IN A 1941 SHORT STORY
CALLED “NIGHTFALL,” author
Isaac Asimov writes about a planet with six suns. Once
every 2,000 years, the suns would become aligned so that
they all set at once—and only then would the inhabitants of
that world know darkness. In Asimov’s story, that “nightfall,”
with its splendid, never-before-seen stars, called forth
a terror among the people that caused them to run amok,
and brought an end to their civilization.
Here on Earth, nightfall is so commonplace! Most of the
time, we give it no notice at all. Can we learn to look with
fresh eyes at the changes that take place every evening as
our planet turns into its own shadow and lets us see the
Late sun-rays flicker
Through pine and oak foliage…
One inch at a time
It slides up our grassy hill—
Six o’clock shadow.
Amid still and moving lights
This day also fades.
— Robert L. Eklund
A FOGGY NIGHT ON MOUNT WILSON — Just before
sunset, the low clouds covering Los Angeles and Pasadena
begin to rise and soon engulf the mountaintop, shrouding
the Observatory in a thick fog. The night assistant on the
100-inch telescope, who had been setting up for a night
with the stars, covers the telescope and closes the dome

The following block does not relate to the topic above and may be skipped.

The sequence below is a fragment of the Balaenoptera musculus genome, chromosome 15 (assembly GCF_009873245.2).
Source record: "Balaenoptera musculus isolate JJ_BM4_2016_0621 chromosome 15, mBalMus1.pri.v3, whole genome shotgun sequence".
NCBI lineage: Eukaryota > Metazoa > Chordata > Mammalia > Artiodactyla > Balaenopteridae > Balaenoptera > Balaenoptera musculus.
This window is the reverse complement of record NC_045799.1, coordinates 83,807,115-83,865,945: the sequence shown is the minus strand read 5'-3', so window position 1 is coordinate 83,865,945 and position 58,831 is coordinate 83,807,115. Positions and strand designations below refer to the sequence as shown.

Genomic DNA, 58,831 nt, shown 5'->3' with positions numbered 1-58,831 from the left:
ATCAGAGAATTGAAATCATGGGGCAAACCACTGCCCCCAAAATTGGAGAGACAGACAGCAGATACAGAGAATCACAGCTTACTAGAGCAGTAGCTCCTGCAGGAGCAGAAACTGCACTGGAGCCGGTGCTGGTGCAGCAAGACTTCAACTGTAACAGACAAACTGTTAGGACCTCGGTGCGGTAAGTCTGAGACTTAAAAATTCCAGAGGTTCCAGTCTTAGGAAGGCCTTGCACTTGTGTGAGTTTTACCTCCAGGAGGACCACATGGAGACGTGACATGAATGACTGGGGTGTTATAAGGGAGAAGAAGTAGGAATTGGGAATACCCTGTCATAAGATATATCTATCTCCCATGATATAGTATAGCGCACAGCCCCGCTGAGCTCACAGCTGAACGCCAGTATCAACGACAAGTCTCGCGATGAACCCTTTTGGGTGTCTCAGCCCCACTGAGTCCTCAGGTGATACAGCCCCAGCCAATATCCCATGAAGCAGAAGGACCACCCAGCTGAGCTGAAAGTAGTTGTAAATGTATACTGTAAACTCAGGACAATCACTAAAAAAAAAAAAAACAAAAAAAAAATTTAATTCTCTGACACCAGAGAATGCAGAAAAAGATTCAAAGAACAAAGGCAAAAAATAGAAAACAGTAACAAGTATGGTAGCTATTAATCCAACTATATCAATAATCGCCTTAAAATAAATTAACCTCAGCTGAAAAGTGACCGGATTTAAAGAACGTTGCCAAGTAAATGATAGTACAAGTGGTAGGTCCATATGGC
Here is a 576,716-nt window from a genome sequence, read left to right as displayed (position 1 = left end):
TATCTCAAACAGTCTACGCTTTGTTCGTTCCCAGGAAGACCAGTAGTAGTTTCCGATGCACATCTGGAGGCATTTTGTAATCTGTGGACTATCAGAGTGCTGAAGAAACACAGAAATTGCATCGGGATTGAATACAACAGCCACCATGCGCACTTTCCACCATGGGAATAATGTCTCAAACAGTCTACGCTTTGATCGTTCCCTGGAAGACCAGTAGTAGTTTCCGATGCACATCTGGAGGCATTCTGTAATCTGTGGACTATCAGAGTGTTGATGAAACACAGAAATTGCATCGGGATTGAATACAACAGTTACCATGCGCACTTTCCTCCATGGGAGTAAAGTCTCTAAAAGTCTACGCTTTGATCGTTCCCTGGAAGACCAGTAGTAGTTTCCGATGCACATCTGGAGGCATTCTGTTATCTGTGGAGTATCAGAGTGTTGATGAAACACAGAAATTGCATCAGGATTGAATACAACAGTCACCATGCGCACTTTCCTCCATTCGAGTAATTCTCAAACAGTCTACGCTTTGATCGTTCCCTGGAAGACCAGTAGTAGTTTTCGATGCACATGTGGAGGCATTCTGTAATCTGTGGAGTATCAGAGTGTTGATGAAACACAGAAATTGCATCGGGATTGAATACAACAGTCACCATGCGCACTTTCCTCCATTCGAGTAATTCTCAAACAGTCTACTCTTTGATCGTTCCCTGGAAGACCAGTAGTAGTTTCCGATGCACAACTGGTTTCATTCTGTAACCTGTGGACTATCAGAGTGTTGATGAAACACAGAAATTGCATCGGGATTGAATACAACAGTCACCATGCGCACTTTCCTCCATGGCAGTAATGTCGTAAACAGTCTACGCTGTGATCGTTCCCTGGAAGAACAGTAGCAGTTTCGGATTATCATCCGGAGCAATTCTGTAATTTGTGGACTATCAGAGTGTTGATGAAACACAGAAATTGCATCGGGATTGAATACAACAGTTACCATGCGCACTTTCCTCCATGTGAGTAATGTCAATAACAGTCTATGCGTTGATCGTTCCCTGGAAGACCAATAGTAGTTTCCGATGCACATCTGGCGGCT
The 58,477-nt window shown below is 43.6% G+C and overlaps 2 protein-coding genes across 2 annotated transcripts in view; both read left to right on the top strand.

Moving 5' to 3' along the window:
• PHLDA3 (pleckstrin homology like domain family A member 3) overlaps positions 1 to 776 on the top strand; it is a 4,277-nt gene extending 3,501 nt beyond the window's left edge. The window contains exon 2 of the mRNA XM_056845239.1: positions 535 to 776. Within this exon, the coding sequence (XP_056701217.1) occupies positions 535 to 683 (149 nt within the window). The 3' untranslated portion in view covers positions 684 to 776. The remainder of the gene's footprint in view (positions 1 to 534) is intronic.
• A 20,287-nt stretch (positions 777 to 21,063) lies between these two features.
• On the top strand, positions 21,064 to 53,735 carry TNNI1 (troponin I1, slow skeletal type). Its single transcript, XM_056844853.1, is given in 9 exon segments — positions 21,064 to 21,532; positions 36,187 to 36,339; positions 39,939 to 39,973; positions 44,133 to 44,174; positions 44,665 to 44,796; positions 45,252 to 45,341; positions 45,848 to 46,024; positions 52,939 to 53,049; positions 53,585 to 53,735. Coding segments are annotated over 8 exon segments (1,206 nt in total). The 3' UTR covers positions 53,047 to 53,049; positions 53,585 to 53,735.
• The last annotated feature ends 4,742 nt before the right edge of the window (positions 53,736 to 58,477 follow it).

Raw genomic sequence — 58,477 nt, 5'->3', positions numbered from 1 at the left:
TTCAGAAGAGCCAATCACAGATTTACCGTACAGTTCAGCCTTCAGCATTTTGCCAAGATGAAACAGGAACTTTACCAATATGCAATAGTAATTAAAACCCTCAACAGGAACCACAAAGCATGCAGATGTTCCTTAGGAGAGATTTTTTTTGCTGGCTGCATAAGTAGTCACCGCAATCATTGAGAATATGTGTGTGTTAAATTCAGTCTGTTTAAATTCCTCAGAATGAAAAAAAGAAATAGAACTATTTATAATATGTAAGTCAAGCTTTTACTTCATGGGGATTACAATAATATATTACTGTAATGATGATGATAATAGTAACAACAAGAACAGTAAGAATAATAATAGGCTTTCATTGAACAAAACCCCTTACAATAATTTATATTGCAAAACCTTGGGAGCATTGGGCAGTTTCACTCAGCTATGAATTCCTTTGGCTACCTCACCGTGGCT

just in time to prevent the moist fog from condensing on
the mirrors and damaging their reflectivity. Although the
month is June, it is chilly and clammy in the fog, with a
peculiar quiet. The only sound now is the slow dripping
where fog condenses on pine-needles. There’ll be no
astronomy tonight, and the fog is too thick to drive home
in. There’s nothing left to do but stay put, slow down, let
thoughts roam, and dream…
On the other side
Of this damp blanket of gloom,
Was there a sunset?
Lost in a deep fog,
Old Mount Wilson is dreaming
Of past starry nights.
Solidly socked in,
This June night only reflects
The light we give off.
So much is hidden
Above this low murky sky
And under these words.
— Robert L. Eklund
WORDS WITH WINGS
Robert L. Eklund Writing Services
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